Matt Walsh was Michael’s partner in the Crime Lab, and the willing straight man to Michael’s crazy. The first night I met Matt was when he and Michael held their staff Christmas party at Fiction. That night, he personally polished off a bottle and a half of crown royal, and the rest of their staff were right behind him. I had dealt with some drunks in my day, but these were more than your average heavy drinker, these were professionals.
Matt was tall, lean, and reminded me instantly of Will Ferrell as Frank the tank. Despite that, he had a steely, calculating intelligence lurking beneath his boyishly unkempt hair. He was the kind of guy that looks through you, searching your face, your body language, and your words for a twitch, a lie, or a weakness. There was a reason, as I was discover later, but he had a presence, and whereas Michael was a volatile mix of emotion and chaos, Matt’s silence often said far more.
People are always relegated to two sides, the thinkers and the do-ers. Matt was a do-er, by every definition. Shoot first, ask questions later, and worry about hiding the body in the morning. We all like do-ers, for the simple fact that shit gets done. It may not be as you like it, but it’s done, and we can fix it later. He and I differed on many things, but we were absolutely on the same page on the do-er side, and agreed that every do-er needs a do-over-er right beside them to help things get to where they need to be.
Mike and Matt were partners in crime, literally. Their first venture together, aptly named ‘The Crime Lab’, spent its first 2 years of existence moonlighting as an all night booze can. This quickly earned its way into the hearts, minds, and livers of every service industry pro, concierge, and moderately shady character in town. Cash only, intimate, and everyone’s little secret, the Crime Lab quickly paid off its initial investment and ran a great dinner service to boot. The perfect joint, you could take your in-laws for an elegant dinner, drop them off, and be back in time to do jager bombs with your server, some local film talent, and anyone else looking to blow off some steam at 4am.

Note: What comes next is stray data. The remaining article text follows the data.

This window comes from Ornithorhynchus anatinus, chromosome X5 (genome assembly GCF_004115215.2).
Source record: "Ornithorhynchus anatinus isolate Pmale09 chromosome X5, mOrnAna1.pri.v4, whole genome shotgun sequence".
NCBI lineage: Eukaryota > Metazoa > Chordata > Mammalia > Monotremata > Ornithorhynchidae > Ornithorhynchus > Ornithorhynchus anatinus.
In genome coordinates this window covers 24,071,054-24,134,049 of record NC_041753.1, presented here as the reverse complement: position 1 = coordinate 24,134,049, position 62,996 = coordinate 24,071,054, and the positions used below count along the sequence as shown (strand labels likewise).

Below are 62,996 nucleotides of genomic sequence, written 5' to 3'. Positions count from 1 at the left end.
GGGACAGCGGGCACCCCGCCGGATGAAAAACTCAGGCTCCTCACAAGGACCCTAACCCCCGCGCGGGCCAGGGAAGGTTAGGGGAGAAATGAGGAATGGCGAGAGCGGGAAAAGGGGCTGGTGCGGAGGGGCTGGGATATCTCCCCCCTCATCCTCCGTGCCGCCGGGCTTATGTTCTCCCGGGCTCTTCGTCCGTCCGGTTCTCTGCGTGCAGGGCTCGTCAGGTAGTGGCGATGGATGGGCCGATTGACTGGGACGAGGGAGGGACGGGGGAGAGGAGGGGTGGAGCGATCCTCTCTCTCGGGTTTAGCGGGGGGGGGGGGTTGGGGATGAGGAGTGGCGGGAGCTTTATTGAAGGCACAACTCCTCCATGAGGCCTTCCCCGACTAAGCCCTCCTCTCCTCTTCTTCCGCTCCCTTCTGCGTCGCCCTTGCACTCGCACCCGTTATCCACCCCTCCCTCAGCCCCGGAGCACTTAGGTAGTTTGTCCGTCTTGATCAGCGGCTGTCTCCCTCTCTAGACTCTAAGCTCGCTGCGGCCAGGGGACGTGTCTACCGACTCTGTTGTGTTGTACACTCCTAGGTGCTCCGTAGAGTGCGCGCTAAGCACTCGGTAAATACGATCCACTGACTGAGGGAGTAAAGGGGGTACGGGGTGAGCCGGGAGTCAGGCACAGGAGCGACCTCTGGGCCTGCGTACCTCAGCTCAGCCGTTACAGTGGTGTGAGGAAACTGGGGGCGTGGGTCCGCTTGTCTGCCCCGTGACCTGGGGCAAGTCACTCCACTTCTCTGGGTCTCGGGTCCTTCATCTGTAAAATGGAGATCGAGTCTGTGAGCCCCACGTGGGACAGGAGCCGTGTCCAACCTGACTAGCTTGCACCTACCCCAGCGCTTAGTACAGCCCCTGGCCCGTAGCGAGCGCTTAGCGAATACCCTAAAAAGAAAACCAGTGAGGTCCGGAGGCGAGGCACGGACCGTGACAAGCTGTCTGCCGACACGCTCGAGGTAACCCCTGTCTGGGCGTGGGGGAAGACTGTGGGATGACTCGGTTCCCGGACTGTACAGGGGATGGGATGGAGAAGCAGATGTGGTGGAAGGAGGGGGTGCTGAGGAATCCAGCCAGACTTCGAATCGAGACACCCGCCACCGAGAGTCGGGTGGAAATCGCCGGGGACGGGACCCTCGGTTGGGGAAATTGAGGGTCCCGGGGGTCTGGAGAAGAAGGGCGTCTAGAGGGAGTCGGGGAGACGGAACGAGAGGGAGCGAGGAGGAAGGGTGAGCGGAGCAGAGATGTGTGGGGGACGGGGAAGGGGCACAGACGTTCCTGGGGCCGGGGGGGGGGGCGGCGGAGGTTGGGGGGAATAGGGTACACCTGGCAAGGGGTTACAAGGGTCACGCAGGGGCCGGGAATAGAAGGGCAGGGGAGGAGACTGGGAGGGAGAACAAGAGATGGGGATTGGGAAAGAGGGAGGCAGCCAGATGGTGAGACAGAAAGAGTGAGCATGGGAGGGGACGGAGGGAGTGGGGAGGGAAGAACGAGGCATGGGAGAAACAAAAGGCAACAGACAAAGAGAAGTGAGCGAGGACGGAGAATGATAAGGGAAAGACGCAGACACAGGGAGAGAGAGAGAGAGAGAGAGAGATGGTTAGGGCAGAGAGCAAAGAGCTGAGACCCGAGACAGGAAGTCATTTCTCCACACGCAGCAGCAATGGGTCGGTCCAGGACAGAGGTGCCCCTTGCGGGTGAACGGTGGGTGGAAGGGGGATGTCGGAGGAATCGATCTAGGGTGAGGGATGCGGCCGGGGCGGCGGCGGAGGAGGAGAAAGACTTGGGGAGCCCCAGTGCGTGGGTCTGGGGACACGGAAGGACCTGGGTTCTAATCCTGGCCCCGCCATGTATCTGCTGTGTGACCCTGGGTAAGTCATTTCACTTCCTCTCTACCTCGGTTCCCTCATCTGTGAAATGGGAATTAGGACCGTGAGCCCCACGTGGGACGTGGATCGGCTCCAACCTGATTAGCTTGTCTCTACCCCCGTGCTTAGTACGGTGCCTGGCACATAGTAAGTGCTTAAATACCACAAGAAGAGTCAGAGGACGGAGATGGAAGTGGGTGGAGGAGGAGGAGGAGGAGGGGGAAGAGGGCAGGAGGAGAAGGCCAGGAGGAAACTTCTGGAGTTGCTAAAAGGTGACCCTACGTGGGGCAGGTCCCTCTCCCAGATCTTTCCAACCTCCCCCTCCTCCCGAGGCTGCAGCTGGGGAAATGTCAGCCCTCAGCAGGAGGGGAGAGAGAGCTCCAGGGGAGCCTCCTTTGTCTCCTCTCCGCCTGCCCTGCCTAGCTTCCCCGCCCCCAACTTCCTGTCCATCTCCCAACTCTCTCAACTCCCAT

I learned quickly that Michael and Matt had each other’s back. They shared everything with each other, and seemed genuinely happy that they’d found in each other a willing partner in the dance through the moral ‘gray area’ of the restaurant world. That being said, neither of them seemed unwilling to rat out the other’s shortfallings or weaknesses, especially if there was a way to profit from it. In the first two weeks I learned far more about either of them than I ever wanted to know, the good, the bad, and the very ugly.
While they were close confidants, their relationship seemed to be one of a mutually beneficial manipulation. Matt famously bragged about how he tricked Michael into building the Crime Lab for him and let him run it, Michael bragged about how smart he was to have a guy running his other restaurant for him and doing all the work. Their partnership was a perfect paradigm of the win-win, and while they were both winning, times were good, and the liquor flowed.